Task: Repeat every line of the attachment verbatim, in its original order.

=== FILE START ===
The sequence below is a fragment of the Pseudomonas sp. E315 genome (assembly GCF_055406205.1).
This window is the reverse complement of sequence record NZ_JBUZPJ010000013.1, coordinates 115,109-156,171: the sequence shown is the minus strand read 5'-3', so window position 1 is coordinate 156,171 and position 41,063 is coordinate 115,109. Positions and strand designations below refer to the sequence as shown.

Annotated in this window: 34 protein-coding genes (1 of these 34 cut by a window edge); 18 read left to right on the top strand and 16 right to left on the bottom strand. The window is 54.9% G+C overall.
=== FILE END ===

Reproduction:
The sequence below is a fragment of the Pseudomonas sp. E315 genome (assembly GCF_055406205.1).
This window is the reverse complement of sequence record NZ_JBUZPJ010000013.1, coordinates 115,109-156,171: the sequence shown is the minus strand read 5'-3', so window position 1 is coordinate 156,171 and position 41,063 is coordinate 115,109. Positions and strand designations below refer to the sequence as shown.

Annotated in this window: 34 protein-coding genes (1 of these 34 cut by a window edge); 18 read left to right on the top strand and 16 right to left on the bottom strand. The window is 54.9% G+C overall.